Tag Archives: back

Two Balls and a Sock – It Ain’t Nothin’ But a Peanut

If you haven’t already been to Kelly Starrett’s MobilityWOD video blog, do your body a tremendous favor and check it out (Travis – Thanks again for turning me on to Kelly’s work).  Watch the vids and experiment with the mobility work that Kelly (K-Star) puts up nearly every day.  Here is an example:

Enter The Peanut

At the 1m 35s mark Kelly goes over some back work and for this, he uses a “peanut” to help.  Turns out this is a massage peanut, which I could order from Amazon, except there’s is all spiky and scary looking.  Also, it could take weeks to get to me here in Korea.

The Tools At Hand

If I still wanted to try this mobility work (I did), then I had to come up with my own solution.  Here’s what I had and here’s what I came up with:

1  Dress Sock + 2 Tennis Balls = DIY Peanut

Directions: Stuff tennis balls into dress sock.  Tie off dress sock with a knot.

Note: I tried using a zip tie first, but the sock slipped and loosened up.  So far, the knot is holding fast.  I’ve been hesitant about trimming the excess, because I may need it at some point to retie the knot.  But, if you want to make it look pretty, by all means trim away.

Peanut Enhancement

In this early episode, Kelly briefly mentions duct taping two lacrosse balls together to create a peanut.  I figure with a more durable athletic sock and two rubber coated practice baseballs (plenty of baseball stuff available in Korea, not so much lacrosse stuff), I can get something similar.

The Peanut In Action

Check it out – A short vid of me rolling with the peanut.



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STRETCH: Back and Neck Bridge

bridge*Done regularly, bridges will help you eliminate back and neck pain.

*Experiment carefully with these stretches.  Do not overdo it.  Heed any doubts or concerns you have about doing these safely.  You are responsible for protecting yourself at all times.

*Back Bridge.  Just like when you were a little kid.  Flip your arms up and back, palms down, hands by your ears fingers pointing to your feet.  Now, press down through your arms to your palms and raise your butt off the deck.  Arch your body as much as you can and move your gaze to the floor.  Hold this position.  Initially, hold it for 15s (as you get more comfortable with the stretch, move up to 30s).  Relax, lower your body back to the starting position.  Rest.  Now do the stretch again.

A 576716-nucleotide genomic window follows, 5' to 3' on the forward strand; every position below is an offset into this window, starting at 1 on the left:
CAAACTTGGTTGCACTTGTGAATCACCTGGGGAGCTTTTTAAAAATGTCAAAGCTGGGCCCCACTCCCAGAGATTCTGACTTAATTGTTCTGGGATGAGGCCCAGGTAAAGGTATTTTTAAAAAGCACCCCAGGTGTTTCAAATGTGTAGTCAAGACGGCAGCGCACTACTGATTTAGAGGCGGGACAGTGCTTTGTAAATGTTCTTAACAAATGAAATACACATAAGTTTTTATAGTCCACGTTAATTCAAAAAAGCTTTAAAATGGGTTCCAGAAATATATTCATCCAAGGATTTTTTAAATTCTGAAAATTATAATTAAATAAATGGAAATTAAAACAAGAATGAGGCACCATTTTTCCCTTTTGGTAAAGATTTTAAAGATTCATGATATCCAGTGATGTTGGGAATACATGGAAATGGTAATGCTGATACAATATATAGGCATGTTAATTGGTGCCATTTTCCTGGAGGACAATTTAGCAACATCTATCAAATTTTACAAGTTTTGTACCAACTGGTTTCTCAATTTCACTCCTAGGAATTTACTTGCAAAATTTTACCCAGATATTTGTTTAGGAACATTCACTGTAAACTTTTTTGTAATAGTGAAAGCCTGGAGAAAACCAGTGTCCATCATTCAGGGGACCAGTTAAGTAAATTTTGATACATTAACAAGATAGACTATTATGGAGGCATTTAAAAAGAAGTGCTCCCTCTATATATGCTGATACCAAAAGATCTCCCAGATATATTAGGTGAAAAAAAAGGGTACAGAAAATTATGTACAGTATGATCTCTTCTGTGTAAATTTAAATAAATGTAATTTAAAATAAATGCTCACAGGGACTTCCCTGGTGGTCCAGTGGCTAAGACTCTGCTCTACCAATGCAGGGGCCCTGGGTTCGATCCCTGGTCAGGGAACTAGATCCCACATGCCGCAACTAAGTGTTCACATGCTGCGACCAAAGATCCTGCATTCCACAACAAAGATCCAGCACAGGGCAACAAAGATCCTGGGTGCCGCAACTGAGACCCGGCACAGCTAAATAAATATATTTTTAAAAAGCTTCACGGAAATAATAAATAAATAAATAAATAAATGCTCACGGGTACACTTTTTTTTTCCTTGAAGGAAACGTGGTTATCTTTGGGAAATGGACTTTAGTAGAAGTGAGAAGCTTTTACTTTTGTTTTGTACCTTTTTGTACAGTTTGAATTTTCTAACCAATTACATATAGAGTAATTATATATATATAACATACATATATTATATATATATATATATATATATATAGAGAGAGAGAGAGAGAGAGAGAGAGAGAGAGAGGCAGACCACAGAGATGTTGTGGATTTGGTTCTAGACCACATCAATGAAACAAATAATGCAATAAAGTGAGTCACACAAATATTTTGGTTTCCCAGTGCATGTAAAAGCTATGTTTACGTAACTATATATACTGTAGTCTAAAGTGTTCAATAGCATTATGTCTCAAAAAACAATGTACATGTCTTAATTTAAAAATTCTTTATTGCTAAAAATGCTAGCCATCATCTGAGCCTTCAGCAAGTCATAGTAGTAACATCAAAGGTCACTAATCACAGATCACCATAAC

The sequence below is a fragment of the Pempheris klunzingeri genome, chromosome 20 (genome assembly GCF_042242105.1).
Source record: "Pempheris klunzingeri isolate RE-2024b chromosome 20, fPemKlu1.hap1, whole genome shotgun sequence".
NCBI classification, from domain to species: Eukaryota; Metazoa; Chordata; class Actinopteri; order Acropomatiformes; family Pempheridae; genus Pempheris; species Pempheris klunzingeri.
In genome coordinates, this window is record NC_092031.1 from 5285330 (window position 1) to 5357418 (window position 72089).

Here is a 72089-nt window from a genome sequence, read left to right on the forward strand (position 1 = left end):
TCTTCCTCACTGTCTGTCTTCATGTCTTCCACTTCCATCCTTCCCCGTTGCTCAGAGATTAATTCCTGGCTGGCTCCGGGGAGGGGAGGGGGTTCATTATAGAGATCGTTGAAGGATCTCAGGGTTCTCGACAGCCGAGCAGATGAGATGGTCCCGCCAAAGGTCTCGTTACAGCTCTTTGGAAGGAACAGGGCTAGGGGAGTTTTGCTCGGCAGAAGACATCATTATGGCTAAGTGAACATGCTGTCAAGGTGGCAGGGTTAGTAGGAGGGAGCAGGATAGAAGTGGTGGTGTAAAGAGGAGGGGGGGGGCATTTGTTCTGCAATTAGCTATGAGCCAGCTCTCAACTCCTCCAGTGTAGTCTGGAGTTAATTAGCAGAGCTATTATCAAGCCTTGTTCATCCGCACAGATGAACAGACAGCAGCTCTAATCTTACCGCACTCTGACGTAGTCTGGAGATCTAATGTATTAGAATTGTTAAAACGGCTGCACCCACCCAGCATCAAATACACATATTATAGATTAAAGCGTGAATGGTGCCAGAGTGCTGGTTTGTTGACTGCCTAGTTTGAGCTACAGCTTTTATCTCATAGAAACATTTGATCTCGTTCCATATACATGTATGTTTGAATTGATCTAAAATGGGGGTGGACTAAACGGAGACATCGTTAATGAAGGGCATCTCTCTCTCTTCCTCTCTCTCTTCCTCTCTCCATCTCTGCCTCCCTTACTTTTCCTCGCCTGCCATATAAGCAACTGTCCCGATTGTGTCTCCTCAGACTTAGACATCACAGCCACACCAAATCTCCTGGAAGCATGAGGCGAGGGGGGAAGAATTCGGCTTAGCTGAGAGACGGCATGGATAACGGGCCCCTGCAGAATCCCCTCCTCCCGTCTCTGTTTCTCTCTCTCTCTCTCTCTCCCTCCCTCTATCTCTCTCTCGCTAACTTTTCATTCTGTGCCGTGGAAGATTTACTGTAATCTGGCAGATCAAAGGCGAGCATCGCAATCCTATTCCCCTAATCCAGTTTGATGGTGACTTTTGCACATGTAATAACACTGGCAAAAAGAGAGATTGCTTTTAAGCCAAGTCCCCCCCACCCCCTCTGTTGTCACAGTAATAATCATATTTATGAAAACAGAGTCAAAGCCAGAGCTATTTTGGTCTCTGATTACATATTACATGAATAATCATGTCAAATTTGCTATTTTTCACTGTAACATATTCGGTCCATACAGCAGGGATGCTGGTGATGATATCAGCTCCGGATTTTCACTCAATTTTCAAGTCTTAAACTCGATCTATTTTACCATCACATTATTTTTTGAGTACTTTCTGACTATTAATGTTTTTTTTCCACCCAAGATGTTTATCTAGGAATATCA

*Neck Bridge.  Once you are comfortable with the back bridge, you are ready to take it to the next level.  The neck bridge will strech and strengthen your neck muscles.  Again, exercise caution, this is your neck we are talking about.  Start out with a back bridge.  Lower your head to the ground.  Keep the weight off of your head and neck with your arms.  Rest your head at the hairline on your mat (naturally, some weight will be transferred to this new point of contact).  Keep your hands in place on the ground.  Slowly roll your head back.  Your goal is to have your nose touch the mat (this will take time, go slowly with this stretch).  You can gently rock back and forth moving your nose closer and closer to the mat.  This will stretch and strengthen your neck muscles.  Again, start off doing this stretch in 15s intervals, then as you get more comfortable with it and as your neck gets stronger, move up to 30s intervals.  When you can touch your nose to the mat and you want to add more muscle to your neck, start working on taking some of the weight off of your arms and adding it to your neck.  With enough neck strength, you can rest all of the weight on your neck, lift your hands off of the ground, and cross them on your chest.

*Results from experimenting with these stretches have been better than expected.  Today, these stretches are part of my regular routine.  I prefer to do them at the end of the day, usually at the end of a work out.